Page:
Another place that a pop server may be starting from is the /etc/inetd.conf file. Comment out any line that starts with pop or imap from this file.

After making any of these changes you should reboot your computer or do a `ps -ax |grep inetd` and then `kill - HUP ###` where ### is the pids returned by the ps command. After that you will need to restart Post.Office with `/usr/local/post.office/post.office shutdown` and restart with `/usr/local/post.office/post.office`

To determine if your Post.Office's pop server is running or not you can do `telnet mail.domain.com 110` and if the string returned says Post.Office in it then you are good to go. The same applies to IMAP but use the IMAP port of 143.

3. Account Management
3.1. Importing Users from other Programs
How do I import users from my current mail server or list server?

Support for importing Mac OS X system users is built into Post.Office.

Post.Office supports importing users from the following programs:
  • LetterRip

  • EIMS

  • WebSTAR 4

  • QuickMail

  • NetTen
    (Note: When importing NetTen users, the MTA-Accounts database located in NetTen:mail:config: should be used rather than an export text file.)

To import users:
  1. Export your user list from the program you are using and copy it to your home directory on your Post.Office server.

  2. Run the appropriate import script, using the following Terminal syntax:
    sudo /usr/local/post.office/cmdutils/import.program_name
    making sure to use the name of one of the program scripts included, rather than "program_name".

  3. The above example assumes that you are logged in as an admin user and that the export file is located in your home directory.

    3.2. "Catch-All" Email Addresses
    How do I set up a "catch-all" email address?


    To set wildcard delivery for an account, give it an additional Email address that includes a wildcard character ("*") followed by "@" and the local mail domain for which the wildcard account will accept mail.

    For example, an account with the address "*@tenon.com" will receive al messages sent to unknown address in the local mail domain "tenon.com".

4. List Management
no entries
5. Administration
5.1. Post.Office Logs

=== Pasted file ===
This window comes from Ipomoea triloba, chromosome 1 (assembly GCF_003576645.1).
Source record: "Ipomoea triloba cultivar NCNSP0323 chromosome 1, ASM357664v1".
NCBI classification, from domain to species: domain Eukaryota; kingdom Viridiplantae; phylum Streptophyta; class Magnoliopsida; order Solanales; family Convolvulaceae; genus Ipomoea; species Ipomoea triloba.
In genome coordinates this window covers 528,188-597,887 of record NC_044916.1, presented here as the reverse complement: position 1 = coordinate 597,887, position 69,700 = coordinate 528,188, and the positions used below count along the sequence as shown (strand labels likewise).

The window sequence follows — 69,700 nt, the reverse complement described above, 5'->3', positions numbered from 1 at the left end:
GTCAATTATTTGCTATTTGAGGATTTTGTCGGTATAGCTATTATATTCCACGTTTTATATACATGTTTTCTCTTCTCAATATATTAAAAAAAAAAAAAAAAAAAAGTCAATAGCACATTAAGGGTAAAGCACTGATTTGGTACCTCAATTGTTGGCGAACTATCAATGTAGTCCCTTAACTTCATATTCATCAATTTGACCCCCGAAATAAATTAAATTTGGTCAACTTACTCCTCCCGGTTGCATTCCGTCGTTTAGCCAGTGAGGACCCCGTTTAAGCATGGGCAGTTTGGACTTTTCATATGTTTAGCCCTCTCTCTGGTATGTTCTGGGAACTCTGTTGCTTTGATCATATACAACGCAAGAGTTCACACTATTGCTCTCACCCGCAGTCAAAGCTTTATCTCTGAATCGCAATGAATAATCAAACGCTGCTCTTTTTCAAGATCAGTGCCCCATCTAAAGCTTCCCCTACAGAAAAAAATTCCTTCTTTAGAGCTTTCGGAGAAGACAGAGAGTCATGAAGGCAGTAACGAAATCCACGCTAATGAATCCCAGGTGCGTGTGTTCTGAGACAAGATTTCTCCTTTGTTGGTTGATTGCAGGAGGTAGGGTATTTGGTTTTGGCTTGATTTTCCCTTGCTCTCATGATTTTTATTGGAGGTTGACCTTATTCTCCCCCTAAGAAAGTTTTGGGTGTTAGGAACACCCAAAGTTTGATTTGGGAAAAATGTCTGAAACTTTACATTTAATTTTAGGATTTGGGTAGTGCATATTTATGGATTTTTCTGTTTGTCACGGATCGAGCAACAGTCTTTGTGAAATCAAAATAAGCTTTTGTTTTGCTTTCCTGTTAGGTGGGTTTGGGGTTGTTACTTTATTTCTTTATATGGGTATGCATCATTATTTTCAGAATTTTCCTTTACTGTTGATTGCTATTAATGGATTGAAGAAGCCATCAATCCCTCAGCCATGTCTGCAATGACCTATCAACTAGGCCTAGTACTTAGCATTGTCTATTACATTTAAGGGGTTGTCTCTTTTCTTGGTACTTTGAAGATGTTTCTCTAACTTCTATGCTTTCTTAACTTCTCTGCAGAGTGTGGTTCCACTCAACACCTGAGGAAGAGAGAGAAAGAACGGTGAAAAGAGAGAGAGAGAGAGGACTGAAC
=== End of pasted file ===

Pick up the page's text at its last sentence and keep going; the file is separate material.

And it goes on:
How do I view my Post.Office logs?


The Post.Office logs can be viewed by using the /Applications/Utilities/Terminal application.

Simply enter:
sudo tail -f /var/spool/post.office/log/post.office.log

You will get a real-time view of your log.

You can also use the Console Application to view the log if you are logged in as a root user.

5.2. Secondary Mail Servers
How do I set up a secondary mail server?


Setting up a secondary mail server in Post.Office is very similar to the way you would set up 'sendmail' to do the same thing.

In sendmail, you would edit the relay-domains file to include the domains for whom you want act as as secondary mail server. These domains would not be included in the local-host-names.

So, in Post.Office, what you want to do is to accept the mail to selected domains, but not to try to deliver it locally. You will essentially be relaying this mail.

Make sure that in the "Restrict Relay Settings" you add the domains for which you want to act as a secondary:

If relay mail is restricted as specified above, use the following delivery options:

Allow delivery to
Check: Additional Domains

Then list all of the domain names and host names, for example:


You will also need to make sure to configure the proper MX records. The secondary mail server should have a lower priority (higher number) than the primary in each of the domains that will be hosted.

5.3. SPAM Filters & Regular Expressions
The "Tenon SPAM Filter" uses some complex regular expressions, can you explain things in a little more detail?

First, take a look at the Tenon spam filter as it looks in a Post.Office form.

Now, let's take the first filter:

Subject: *\s{10,}
The expression:
\s means any white space
\s{M, N} means at least M number of white spaces and not more than N or any number of white spaces between M and N

\s{10,} means at least 10 white spaces
\s{10} means exactly 10 white spaces

Here's some more useful notation: